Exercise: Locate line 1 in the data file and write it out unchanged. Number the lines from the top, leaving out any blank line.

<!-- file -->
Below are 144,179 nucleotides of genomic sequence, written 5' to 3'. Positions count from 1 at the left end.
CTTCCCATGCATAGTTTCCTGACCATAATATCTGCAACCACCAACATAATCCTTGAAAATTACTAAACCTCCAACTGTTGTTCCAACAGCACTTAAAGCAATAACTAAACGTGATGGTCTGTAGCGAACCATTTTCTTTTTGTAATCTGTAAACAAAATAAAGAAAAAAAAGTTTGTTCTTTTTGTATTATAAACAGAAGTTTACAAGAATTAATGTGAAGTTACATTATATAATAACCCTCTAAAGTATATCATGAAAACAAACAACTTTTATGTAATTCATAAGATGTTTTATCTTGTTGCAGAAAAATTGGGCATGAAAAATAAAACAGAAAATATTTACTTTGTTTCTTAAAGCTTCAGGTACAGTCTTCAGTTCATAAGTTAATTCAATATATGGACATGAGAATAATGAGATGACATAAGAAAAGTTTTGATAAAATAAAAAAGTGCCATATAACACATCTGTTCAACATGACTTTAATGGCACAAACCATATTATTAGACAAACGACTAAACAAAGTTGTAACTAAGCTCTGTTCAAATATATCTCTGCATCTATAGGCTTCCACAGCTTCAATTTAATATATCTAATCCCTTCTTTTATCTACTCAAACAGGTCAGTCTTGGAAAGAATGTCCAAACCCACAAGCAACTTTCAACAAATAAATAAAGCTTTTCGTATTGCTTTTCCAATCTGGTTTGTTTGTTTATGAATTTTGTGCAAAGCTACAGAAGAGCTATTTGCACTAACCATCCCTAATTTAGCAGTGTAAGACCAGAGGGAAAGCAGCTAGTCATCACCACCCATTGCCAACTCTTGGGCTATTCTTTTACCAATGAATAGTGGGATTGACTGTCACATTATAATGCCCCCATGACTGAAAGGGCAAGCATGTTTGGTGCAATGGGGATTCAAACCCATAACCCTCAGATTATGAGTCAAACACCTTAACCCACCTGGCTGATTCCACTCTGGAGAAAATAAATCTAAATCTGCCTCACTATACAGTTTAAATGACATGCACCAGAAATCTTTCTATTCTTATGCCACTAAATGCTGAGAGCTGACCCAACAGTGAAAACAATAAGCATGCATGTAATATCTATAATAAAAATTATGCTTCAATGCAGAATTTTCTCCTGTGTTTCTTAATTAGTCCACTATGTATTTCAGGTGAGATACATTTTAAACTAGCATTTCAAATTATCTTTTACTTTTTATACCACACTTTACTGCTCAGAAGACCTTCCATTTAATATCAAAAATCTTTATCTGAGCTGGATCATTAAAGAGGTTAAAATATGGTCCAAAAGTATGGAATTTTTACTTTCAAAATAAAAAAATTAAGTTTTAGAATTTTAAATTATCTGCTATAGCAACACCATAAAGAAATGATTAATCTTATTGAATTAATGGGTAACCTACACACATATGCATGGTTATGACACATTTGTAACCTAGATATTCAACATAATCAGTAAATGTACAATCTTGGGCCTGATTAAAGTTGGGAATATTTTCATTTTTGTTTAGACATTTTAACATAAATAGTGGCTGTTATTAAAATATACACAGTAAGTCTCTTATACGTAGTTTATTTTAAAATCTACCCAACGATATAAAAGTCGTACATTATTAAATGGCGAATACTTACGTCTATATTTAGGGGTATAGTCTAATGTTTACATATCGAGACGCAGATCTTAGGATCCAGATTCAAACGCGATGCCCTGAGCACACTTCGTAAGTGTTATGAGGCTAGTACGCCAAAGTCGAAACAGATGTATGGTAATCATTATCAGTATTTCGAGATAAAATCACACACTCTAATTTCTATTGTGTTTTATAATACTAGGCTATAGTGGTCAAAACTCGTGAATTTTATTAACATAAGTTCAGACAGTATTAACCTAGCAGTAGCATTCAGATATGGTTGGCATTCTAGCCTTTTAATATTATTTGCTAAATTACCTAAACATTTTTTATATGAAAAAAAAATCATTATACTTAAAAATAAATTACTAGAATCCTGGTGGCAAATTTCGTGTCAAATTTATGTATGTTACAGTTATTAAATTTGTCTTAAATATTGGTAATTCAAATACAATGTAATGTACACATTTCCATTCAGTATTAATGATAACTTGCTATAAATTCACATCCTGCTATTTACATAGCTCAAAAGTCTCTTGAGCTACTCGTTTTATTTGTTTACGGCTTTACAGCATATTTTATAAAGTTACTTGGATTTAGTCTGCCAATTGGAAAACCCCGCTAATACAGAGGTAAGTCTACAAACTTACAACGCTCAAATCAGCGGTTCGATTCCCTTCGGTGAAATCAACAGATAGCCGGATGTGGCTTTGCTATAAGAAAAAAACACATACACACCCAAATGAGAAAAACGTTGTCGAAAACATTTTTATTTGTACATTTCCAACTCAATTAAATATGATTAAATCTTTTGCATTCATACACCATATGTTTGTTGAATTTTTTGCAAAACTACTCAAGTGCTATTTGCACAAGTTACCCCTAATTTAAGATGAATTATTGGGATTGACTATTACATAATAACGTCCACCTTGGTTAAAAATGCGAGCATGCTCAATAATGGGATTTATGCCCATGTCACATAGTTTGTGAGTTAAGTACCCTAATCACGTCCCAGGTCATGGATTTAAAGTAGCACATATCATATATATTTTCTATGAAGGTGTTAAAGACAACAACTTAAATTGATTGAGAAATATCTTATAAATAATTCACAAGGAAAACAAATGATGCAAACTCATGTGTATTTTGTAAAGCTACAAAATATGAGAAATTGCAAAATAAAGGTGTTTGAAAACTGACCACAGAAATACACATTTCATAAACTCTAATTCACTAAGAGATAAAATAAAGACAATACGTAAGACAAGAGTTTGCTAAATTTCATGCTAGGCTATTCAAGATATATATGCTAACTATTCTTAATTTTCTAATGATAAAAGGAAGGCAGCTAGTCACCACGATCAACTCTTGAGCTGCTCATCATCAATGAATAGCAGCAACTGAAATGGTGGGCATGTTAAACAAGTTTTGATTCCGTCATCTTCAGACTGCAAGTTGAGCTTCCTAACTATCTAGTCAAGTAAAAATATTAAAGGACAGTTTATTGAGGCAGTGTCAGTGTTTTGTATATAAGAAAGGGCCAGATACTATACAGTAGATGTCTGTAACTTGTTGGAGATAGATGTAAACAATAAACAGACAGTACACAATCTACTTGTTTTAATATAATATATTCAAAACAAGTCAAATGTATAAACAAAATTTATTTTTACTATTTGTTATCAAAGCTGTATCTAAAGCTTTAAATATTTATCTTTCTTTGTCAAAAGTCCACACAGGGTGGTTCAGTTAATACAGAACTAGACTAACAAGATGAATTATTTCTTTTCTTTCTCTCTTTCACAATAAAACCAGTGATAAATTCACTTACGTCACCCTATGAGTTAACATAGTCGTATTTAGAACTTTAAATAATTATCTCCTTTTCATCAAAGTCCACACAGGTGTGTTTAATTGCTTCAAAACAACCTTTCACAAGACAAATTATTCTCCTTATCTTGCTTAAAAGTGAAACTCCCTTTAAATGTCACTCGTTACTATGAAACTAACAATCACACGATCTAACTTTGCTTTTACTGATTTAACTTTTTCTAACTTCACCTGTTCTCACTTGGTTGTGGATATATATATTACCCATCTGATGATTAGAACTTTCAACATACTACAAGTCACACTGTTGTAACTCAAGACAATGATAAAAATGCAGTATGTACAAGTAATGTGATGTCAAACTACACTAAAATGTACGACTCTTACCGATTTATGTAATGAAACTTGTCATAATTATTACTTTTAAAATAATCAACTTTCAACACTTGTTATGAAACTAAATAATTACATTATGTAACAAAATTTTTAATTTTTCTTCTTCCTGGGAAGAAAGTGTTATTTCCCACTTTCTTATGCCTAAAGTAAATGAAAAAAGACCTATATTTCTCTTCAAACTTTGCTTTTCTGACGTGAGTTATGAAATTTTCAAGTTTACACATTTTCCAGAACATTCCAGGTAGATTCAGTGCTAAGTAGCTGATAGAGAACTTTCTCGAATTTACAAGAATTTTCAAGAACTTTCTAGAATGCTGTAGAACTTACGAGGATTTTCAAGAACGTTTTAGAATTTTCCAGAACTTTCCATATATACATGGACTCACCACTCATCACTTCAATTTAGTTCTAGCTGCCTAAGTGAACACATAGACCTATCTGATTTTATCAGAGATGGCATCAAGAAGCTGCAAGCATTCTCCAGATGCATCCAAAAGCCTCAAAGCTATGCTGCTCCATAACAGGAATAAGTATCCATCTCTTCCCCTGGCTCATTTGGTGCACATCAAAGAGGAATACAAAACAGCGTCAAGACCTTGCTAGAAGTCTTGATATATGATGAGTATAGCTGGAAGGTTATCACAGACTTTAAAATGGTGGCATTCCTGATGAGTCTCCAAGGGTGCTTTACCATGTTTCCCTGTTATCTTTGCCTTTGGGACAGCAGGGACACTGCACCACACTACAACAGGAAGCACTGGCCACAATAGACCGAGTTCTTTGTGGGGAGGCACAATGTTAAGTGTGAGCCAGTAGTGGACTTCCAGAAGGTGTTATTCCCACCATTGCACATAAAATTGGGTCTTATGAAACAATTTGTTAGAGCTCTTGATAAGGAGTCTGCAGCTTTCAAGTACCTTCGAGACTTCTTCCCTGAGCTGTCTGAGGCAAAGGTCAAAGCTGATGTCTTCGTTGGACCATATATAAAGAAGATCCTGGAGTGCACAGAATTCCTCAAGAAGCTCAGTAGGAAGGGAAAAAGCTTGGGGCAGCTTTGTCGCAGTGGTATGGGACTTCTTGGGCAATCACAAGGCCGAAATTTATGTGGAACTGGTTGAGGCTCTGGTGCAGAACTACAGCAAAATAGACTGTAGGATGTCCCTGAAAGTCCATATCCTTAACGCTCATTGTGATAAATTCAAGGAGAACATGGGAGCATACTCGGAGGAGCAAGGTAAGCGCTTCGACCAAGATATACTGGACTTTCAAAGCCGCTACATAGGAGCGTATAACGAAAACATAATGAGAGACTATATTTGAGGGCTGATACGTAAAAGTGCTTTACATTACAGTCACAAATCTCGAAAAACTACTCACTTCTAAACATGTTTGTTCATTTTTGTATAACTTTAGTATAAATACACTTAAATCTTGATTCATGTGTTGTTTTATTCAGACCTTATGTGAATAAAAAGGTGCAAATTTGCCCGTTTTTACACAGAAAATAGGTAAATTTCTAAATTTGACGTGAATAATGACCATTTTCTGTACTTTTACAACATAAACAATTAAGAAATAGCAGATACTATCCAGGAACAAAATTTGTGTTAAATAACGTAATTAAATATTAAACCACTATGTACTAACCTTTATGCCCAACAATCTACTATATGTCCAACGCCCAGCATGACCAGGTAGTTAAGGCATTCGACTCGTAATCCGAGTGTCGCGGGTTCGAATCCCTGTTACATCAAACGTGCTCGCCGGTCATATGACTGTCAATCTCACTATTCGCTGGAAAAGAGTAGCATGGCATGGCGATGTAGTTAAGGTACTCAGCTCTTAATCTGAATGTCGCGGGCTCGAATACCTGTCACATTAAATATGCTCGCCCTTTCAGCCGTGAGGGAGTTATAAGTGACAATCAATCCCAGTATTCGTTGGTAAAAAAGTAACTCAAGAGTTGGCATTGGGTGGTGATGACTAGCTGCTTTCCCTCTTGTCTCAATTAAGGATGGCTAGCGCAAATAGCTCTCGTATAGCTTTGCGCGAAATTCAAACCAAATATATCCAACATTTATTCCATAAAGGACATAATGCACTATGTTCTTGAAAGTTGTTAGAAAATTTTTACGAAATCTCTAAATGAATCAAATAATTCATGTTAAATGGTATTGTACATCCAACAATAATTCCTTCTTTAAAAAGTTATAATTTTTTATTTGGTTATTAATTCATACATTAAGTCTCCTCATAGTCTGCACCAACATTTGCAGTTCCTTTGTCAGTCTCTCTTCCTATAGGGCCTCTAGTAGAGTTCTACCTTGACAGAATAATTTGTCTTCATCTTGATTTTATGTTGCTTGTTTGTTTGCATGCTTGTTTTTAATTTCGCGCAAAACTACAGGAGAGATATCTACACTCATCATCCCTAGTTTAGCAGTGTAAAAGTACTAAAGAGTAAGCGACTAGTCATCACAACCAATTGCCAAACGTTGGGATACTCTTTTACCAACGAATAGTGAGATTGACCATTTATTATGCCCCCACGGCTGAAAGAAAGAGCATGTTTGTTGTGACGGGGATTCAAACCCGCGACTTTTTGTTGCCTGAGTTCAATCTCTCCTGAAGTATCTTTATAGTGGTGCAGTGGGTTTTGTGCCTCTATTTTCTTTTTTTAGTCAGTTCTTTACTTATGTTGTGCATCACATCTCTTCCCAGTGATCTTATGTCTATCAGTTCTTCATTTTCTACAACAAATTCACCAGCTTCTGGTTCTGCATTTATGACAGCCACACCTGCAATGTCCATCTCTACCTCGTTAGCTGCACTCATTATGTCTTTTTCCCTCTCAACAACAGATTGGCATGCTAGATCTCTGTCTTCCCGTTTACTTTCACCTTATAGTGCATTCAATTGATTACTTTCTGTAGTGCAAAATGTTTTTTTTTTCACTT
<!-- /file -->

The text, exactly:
Below are 144,179 nucleotides of genomic sequence, written 5' to 3'. Positions count from 1 at the left end.